1135 voltage sensor

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cizzi
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1135 voltage sensor

Postby cizzi » Mon Nov 01, 2010 3:09 pm

i'm using a 1135 phidget voltage sensor, I'm using the Raw value for maximum accuracy using this formula

voltage=(((value / 4.095 / 200.) - 2.5)/0.0681);

yet the result is not accurate at all, i think on a 12.36v battery (tested using a good voltmeter), the phidget reports 12.73v, which is completely off, with the error % reported in the product specs why am I getting such a difference or is this normal???

cizzi
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Re: 1135 voltage sensor

Postby cizzi » Mon Nov 01, 2010 3:50 pm

cizzi wrote:i'm using a 1135 phidget voltage sensor, I'm using the Raw value for maximum accuracy using this formula

voltage=(((value / 4.095 / 200.) - 2.5)/0.0681);

yet the result is not accurate at all, i think on a 12.36v battery (tested using a good voltmeter), the phidget reports 12.73v, which is completely off, with the error % reported in the product specs why am I getting such a difference or is this normal???


i get these bogus values with both the phidget interface 8/8/8 and the arduino duemillenove

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Patrick
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Re: 1135 voltage sensor

Postby Patrick » Tue Nov 02, 2010 10:24 am

Do you have the 8/8/8 in non-ratiometric mode?

-Patrick

cizzi
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Re: 1135 voltage sensor

Postby cizzi » Tue Nov 02, 2010 11:37 am

patrick wrote:Do you have the 8/8/8 in non-ratiometric mode?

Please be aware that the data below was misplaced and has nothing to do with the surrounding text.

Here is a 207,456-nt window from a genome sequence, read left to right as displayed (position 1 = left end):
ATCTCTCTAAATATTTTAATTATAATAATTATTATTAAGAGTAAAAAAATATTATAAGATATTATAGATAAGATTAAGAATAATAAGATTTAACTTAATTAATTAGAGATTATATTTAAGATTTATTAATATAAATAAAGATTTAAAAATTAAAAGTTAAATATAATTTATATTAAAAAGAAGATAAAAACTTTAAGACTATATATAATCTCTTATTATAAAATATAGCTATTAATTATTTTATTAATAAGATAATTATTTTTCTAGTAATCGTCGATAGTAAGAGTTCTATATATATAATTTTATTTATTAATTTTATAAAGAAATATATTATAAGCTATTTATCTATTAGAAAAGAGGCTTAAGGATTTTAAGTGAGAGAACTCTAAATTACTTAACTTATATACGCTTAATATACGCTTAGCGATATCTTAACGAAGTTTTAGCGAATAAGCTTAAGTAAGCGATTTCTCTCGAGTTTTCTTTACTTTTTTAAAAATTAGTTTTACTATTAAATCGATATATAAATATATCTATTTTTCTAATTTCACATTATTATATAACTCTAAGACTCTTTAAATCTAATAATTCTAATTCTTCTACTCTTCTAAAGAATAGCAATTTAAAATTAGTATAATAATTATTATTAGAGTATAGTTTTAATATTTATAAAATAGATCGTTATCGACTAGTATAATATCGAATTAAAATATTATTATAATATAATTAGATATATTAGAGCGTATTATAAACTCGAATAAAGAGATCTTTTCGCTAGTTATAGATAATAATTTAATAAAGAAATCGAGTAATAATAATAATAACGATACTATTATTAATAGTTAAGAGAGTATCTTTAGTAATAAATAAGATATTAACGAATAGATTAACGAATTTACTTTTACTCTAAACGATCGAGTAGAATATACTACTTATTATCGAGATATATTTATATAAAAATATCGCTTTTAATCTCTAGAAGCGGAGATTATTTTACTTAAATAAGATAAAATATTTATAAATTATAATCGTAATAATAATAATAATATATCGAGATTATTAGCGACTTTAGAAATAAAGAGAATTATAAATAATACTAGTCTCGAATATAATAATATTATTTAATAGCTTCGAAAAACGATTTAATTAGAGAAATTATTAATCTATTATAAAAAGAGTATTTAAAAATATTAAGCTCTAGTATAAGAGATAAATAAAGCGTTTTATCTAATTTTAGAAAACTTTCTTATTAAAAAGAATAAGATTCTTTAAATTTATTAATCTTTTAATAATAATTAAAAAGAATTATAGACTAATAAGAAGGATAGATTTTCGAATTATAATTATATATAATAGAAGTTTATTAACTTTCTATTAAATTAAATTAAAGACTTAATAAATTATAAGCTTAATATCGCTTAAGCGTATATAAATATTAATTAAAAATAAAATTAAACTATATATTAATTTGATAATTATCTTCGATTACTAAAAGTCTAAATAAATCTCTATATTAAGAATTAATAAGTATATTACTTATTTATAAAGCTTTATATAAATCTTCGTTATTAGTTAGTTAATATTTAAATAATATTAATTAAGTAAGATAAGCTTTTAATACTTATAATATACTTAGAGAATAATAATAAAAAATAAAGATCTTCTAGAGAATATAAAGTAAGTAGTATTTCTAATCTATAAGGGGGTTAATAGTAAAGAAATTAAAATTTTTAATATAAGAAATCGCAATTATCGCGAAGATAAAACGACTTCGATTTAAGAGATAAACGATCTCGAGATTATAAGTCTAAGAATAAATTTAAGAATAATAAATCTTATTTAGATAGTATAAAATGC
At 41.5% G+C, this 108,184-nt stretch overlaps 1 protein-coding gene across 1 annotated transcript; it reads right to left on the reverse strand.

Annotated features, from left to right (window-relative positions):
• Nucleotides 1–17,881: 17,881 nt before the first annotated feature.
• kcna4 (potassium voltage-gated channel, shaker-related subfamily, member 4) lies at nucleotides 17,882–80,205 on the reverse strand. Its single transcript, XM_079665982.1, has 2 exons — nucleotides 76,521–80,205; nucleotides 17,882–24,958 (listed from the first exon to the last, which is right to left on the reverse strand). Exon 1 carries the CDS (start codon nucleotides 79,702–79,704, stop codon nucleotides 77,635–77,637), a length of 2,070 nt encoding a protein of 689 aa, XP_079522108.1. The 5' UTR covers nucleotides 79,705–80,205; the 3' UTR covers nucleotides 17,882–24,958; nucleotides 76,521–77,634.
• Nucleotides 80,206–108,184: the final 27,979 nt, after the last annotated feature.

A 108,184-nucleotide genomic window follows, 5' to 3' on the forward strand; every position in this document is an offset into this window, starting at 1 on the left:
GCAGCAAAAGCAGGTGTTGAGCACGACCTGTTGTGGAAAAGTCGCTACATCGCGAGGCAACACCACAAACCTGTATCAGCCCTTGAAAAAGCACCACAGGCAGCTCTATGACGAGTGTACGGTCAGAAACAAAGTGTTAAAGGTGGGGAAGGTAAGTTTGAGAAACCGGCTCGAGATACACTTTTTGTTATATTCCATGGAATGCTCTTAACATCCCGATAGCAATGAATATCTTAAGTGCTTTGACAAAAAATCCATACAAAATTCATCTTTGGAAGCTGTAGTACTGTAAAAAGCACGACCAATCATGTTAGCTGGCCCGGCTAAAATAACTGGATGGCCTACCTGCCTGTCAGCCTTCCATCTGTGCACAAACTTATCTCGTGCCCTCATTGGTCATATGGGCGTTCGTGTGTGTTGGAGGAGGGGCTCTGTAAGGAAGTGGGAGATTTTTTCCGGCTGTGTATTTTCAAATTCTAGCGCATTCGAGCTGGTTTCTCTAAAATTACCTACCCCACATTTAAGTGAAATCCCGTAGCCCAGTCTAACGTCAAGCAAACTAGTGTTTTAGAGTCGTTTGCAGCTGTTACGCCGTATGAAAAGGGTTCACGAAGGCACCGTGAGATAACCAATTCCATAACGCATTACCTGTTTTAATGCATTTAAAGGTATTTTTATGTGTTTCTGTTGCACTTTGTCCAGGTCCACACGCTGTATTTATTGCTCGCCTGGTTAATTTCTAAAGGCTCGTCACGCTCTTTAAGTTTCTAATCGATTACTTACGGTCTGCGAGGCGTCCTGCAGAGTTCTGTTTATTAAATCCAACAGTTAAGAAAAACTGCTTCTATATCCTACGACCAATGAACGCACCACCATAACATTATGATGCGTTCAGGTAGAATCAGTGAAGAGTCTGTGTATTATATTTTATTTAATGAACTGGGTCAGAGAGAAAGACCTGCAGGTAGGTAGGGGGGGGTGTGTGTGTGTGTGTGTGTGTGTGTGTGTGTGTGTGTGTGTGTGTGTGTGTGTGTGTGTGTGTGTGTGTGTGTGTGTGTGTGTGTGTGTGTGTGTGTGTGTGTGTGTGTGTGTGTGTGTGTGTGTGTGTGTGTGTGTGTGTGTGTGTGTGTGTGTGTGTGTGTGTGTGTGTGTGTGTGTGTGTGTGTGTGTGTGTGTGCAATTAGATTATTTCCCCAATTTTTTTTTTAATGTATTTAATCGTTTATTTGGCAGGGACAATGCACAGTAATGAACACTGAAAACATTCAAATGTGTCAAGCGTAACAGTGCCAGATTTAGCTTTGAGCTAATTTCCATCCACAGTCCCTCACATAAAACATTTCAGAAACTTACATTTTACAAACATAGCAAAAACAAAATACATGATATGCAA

-Patrick


i don't know, how do I check the status of that, and how do I toggle it?

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Patrick
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Re: 1135 voltage sensor

Postby Patrick » Tue Nov 02, 2010 12:02 pm

Well, depends on your language, but:

Code: Select all

ifkit.Ratiometric = false;

The default is true, as most sensors are ratiometric, but 1135 is non-ratiometric.

-Patrick

cizzi
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Re: 1135 voltage sensor

Postby cizzi » Tue Nov 02, 2010 12:25 pm

patrick wrote:Well, depends on your language, but:

Code: Select all

ifkit.Ratiometric = false;

The default is true, as most sensors are ratiometric, but 1135 is non-ratiometric.

-Patrick


For my program I used

CPhidgetInterfaceKit_setRatiometric(ifKit, 0);

Which gave me the same result (I allready had it disabled in my code not knowing) and also tried setting it to 1.

I think the problem is just the accuracy of the device, I should have checked the specs in more detail before purchasing it for my application.

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Patrick
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Re: 1135 voltage sensor

Postby Patrick » Tue Nov 02, 2010 1:21 pm

Are you running your conversion in the sensor change handler? Maybe you could try setting the sensitivity to 1.

The manual states a worst case error of 2% and typical 0.7%. The case that you mention has an error of 3%, assuming that your voltmeter is accurate, so you should be able to get better accuracy - or our specs are wrong, or the sensor is bad.